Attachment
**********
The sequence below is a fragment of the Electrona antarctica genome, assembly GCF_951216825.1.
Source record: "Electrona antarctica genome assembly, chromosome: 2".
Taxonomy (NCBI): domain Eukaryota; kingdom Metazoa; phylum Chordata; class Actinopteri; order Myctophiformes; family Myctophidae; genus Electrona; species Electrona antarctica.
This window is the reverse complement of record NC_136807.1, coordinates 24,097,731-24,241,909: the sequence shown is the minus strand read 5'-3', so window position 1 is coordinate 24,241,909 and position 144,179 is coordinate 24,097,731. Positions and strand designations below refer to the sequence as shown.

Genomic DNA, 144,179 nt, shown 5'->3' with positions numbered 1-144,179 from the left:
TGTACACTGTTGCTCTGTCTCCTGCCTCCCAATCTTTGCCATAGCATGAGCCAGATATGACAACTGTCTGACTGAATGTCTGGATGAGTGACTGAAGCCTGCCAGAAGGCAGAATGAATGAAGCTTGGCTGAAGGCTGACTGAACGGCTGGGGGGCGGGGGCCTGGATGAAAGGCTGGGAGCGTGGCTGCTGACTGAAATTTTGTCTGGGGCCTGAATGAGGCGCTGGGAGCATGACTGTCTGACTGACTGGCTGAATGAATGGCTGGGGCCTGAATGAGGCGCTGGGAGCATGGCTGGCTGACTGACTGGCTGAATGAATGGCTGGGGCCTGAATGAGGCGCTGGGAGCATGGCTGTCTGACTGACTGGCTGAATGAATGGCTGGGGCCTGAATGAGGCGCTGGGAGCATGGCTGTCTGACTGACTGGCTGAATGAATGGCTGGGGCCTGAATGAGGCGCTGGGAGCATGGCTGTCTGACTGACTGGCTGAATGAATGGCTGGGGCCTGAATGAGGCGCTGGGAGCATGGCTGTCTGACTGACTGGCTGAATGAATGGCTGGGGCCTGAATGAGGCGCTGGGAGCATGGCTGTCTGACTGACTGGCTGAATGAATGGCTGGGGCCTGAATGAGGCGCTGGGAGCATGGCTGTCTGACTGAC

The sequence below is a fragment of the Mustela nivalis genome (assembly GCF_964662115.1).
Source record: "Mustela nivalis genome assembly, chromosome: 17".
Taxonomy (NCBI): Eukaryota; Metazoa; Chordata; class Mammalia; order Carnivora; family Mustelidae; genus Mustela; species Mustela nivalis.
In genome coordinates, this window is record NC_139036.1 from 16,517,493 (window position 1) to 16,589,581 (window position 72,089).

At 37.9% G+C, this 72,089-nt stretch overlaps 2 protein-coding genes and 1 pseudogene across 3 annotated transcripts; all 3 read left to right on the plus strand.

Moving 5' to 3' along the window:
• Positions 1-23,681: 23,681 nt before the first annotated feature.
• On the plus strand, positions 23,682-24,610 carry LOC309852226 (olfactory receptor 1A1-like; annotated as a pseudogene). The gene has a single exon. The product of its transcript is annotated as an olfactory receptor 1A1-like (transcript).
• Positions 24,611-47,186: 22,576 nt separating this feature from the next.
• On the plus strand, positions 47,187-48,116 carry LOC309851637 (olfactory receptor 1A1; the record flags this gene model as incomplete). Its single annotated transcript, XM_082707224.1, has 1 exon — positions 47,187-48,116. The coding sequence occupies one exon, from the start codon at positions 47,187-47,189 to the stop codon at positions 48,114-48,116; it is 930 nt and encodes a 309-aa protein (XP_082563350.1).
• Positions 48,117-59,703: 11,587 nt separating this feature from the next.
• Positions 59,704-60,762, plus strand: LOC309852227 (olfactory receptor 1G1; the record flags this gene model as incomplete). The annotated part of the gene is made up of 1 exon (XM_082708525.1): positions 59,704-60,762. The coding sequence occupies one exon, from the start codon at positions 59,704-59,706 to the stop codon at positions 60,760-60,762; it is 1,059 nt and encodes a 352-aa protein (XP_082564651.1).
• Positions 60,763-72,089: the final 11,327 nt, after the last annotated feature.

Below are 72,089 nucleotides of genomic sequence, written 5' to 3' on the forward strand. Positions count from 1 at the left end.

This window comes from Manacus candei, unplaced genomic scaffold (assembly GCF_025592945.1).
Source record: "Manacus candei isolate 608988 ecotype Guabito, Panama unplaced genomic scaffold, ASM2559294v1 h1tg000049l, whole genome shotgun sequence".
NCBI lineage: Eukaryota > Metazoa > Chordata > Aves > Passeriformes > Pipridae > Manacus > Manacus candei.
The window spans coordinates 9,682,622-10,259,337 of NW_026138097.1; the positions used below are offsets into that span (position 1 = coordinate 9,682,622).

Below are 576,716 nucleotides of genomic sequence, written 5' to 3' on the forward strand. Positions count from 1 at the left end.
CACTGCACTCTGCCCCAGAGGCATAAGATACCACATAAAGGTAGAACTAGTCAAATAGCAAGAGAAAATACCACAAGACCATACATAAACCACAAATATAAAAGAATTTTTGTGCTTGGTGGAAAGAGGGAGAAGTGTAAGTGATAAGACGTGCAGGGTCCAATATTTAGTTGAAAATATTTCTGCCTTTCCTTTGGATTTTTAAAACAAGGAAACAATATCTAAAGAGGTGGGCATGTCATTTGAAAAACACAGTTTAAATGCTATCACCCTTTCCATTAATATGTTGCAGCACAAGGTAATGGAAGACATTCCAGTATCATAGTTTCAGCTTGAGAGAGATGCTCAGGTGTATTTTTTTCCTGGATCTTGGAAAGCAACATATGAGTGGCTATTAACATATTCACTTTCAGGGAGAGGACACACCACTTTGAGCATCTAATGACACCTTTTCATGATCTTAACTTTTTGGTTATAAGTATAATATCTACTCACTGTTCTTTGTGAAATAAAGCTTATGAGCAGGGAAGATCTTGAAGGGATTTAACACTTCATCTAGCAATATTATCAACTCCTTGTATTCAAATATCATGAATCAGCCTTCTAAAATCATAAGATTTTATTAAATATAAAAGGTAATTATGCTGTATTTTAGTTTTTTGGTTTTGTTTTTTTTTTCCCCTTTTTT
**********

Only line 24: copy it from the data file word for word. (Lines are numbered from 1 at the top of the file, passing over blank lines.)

The window spans coordinates 9,682,622-10,259,337 of NW_026138097.1; the positions used below are offsets into that span (position 1 = coordinate 9,682,622).